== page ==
Winter fermentation: can you ferment vegetables in the winter?
Enjoy the art of fermentation no matter the season! Even in the winter months, when the weather cools down and root vegetables come into season, you can still continue experimenting with winter fermenting recipes. Fermenting your Winter vegetables will not only help you prevent unnecessary food waste, but it can also help you save money and extend the lifespan of your ingredients to help them last longer.
New to fermentation? Remember to avoid basic mistakes. Check our blog post Fermenting foods for beginners! Avoid these 3 mistakes learn more!
Why should you ferment vegetables in the winter?
Winter fruits and veggies are full of minerals, vitamins, and essential amino acids that are important for a healthy and balanced lifestyle. Winter fermentation recipes are an amazing way of preserving and storing these healthy foods to be consumed throughout the year. Winter fermentation recipes are helpful because:
- Extend the life of your food: Winter fermentation of vegetables helps to lower food waste and extend the lifespan of your ingredients. This is a great way of creating space and more efficiently organising your pantry for the Winter.
- Digestion Support: Winter fermentation is a great method for helping your vegetables to become more digestible. Once your winter fermentation process is complete, more probiotics will be added to the nutritional value of your vegetables.
- Slower fermenting = bigger flavour: As the process of fermenting your Winter veggies can be slower, the spices and aromatics have more time to infuse and greatly transform the flavour and food profile of your ferments.
- Preservation of nutrients: Winter fermentation is going to help you to preserves and support the nutritional impact of your ingredients. This is important in the Winter for helping reinforce our immune systems to keep us healthy against cases of flu and colds.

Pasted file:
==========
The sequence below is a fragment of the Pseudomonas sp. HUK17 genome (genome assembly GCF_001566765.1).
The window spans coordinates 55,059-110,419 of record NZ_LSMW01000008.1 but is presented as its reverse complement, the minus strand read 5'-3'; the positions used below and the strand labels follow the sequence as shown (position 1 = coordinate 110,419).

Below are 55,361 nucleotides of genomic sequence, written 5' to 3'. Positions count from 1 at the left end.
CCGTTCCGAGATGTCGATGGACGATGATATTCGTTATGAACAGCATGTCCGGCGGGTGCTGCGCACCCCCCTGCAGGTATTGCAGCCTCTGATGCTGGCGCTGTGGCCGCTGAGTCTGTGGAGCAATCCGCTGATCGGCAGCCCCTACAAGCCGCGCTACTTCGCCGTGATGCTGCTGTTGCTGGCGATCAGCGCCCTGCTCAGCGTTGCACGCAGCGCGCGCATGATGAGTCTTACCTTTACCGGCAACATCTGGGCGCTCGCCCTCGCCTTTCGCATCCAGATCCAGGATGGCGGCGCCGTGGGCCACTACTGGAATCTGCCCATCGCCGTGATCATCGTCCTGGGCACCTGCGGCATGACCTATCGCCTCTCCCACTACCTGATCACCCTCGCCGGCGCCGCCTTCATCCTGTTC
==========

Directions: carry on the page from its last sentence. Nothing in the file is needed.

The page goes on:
What to remember about Winter fermentation recipes
For recipes that generally ferment quickly, such as fermented fruits or sourdough bread, colder Winter weather can impact this. It means that you may need to position your Winter fermentation recipes closer to a heat source to support the usual Lacto-fermentation process. This will ensure that the necessary bacteria can multiply to result in your finished fermentation.
Your Winter ferments are home to billions of beneficial microorganisms, such as Lactobacillus acidophilus, which work together to restore and maintain a vibrant ecosystem of intestinal flora that supports your overall gut health and digestion.
There are three main methods when it comes to food and beverage fermentation in general:
Lactic acid fermentation
Probably the best-known and most common fermentation method is lactic acid fermentation. It is one of the easiest methods of home preservation. During this process yeast strains and bacteria convert starches or sugars into lactic acid, requiring no heat in preparation. In these anaerobic chemical reactions, pyruvic acid uses nicotinamide adenine dinucleotide + hydrogen (NADH) to form lactic acid and NAD+. This method is applied when making sauerkraut, pickles, kimchi, yoghurt, and sourdough bread.
Ethanol fermentation or alcohol fermentation
Ethanol fermentation, also called alcoholic fermentation, is a biological process which converts sugars such as glucose, fructose, and sucrose into cellular energy, producing ethanol and carbon dioxide as by-products.
Ethanol fermentation is the basis for alcoholic beverages, ethanol fuel and bread dough rising.
Acetic acid fermentation